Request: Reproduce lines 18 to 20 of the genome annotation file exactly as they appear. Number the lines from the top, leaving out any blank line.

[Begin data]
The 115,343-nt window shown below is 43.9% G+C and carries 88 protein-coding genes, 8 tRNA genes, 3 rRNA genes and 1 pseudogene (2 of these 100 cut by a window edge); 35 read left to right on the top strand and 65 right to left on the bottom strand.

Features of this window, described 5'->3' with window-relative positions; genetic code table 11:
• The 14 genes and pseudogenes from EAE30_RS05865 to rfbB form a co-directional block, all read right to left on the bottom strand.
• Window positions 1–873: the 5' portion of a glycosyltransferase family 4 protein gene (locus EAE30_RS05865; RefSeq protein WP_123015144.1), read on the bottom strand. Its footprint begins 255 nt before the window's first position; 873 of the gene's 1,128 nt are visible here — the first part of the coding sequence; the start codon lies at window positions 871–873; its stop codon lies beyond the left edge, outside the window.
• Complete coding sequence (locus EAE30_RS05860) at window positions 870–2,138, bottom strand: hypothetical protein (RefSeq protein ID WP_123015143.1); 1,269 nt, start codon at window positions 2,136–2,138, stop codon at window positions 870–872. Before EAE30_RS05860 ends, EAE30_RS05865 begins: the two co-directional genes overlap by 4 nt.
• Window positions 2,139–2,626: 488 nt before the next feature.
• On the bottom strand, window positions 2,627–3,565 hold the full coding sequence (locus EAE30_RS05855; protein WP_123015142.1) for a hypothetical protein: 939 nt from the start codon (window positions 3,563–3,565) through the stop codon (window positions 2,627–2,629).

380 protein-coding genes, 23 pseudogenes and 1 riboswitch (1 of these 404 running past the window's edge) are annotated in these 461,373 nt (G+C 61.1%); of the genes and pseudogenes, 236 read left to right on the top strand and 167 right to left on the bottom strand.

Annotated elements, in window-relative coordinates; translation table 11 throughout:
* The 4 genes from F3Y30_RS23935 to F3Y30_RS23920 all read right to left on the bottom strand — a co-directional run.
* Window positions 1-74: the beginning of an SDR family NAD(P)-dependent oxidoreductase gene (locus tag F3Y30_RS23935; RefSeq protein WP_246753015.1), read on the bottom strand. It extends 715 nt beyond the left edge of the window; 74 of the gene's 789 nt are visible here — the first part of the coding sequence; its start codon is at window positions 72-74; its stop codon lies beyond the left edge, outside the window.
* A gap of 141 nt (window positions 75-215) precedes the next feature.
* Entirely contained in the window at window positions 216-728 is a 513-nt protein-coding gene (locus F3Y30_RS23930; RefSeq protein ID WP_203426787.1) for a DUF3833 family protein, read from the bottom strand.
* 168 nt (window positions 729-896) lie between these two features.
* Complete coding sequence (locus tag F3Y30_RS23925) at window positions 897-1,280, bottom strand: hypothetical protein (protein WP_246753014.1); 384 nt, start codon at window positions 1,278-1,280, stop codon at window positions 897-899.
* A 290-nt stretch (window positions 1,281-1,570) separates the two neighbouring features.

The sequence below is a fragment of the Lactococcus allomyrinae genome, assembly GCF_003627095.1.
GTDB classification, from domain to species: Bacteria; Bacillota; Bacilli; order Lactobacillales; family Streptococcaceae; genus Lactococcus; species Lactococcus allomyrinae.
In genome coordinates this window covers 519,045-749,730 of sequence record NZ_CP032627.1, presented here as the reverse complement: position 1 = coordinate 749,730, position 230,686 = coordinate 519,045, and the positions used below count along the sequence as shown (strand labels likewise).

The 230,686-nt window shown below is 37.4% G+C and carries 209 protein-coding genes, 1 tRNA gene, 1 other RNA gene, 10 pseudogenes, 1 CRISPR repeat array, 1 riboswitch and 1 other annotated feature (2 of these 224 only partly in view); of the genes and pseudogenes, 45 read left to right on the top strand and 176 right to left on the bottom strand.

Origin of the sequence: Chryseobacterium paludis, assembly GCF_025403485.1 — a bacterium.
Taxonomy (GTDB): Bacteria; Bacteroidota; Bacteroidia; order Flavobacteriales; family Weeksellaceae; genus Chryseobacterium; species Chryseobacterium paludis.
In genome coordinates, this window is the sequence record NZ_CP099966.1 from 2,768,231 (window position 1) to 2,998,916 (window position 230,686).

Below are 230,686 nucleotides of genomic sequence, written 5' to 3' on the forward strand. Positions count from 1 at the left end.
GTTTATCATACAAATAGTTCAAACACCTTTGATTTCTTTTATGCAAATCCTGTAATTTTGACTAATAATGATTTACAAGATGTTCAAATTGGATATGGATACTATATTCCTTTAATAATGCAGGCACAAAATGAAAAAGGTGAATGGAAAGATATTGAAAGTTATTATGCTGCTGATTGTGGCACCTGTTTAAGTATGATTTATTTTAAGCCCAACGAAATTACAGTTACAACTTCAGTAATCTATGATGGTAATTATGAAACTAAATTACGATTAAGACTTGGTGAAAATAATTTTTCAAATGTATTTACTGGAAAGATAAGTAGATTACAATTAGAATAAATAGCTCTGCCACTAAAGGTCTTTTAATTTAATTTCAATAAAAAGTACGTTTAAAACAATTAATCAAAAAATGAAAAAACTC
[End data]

GTDB classification, from domain to species: Bacteria; Bacillota; Bacilli; order Lactobacillales; family Streptococcaceae; genus Lactococcus; species Lactococcus allomyrinae.
In genome coordinates this window covers 519,045-749,730 of sequence record NZ_CP032627.1, presented here as the reverse complement: position 1 = coordinate 749,730, position 230,686 = coordinate 519,045, and the positions used below count along the sequence as shown (strand labels likewise).

The 230,686-nt window shown below is 37.4% G+C and carries 209 protein-coding genes, 1 tRNA gene, 1 other RNA gene, 10 pseudogenes, 1 CRISPR repeat array, 1 riboswitch and 1 other annotated feature (2 of these 224 only partly in view); of the genes and pseudogenes, 45 read left to right on the top strand and 176 right to left on the bottom strand.